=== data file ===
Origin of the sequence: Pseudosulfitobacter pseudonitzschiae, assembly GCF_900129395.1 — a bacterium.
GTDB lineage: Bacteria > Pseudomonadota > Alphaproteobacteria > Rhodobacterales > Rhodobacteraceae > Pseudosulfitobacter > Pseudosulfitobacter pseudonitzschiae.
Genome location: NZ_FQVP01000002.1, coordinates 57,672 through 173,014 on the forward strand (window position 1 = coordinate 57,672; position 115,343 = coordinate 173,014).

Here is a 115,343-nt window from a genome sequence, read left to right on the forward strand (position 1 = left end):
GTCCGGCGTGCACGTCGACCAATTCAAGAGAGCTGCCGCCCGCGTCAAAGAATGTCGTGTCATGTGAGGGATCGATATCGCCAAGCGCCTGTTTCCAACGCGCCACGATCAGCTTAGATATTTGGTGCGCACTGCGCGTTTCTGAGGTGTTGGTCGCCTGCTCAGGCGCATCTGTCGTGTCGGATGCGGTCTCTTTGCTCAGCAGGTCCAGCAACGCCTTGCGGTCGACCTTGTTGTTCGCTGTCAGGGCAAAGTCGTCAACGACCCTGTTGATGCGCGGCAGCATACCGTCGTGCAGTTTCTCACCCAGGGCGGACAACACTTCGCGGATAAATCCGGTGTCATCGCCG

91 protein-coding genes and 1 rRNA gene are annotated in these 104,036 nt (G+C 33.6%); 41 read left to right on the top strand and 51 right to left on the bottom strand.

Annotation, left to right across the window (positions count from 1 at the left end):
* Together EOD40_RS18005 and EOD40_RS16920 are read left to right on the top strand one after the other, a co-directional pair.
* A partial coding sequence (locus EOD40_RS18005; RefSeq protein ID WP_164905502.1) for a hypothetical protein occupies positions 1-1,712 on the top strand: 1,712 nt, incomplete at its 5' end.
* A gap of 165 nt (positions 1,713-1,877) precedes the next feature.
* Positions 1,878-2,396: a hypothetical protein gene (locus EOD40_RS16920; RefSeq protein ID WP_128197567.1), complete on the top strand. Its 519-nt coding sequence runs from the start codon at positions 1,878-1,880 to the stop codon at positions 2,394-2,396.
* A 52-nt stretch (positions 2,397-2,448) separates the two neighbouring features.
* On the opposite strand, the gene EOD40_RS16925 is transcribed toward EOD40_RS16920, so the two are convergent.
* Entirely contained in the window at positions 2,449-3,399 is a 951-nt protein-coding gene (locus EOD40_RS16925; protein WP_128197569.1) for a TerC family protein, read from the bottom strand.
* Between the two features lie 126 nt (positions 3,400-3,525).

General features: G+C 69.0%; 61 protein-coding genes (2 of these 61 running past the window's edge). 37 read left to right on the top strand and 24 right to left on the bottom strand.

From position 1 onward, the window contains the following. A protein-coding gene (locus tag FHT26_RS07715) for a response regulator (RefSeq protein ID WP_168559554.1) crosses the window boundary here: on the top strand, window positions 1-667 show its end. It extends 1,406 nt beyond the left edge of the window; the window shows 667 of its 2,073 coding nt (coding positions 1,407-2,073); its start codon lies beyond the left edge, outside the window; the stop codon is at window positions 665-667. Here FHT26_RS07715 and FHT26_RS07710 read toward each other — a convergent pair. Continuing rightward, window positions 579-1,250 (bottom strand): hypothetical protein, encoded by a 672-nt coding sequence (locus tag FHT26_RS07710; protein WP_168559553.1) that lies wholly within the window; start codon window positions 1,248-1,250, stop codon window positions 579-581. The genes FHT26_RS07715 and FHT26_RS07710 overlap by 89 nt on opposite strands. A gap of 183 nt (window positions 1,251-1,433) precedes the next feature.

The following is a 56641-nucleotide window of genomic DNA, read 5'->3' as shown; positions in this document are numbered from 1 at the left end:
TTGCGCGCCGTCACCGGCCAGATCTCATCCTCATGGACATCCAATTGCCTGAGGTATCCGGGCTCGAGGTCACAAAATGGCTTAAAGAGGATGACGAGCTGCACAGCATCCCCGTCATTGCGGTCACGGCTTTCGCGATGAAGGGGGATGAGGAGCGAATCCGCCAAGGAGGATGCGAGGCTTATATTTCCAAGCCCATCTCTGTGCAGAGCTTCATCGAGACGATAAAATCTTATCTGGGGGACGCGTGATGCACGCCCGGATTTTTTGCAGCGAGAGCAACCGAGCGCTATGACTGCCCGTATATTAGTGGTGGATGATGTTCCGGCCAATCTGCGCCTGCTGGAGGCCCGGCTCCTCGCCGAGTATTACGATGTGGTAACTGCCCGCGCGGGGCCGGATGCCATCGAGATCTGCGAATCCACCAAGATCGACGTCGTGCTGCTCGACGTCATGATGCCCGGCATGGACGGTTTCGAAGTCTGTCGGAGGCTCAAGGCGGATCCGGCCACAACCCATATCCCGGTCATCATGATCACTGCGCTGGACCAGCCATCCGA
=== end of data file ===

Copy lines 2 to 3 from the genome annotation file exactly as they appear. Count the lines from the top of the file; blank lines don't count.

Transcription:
GTDB lineage: Bacteria > Pseudomonadota > Alphaproteobacteria > Rhodobacterales > Rhodobacteraceae > Pseudosulfitobacter > Pseudosulfitobacter pseudonitzschiae.
Genome location: NZ_FQVP01000002.1, coordinates 57,672 through 173,014 on the forward strand (window position 1 = coordinate 57,672; position 115,343 = coordinate 173,014).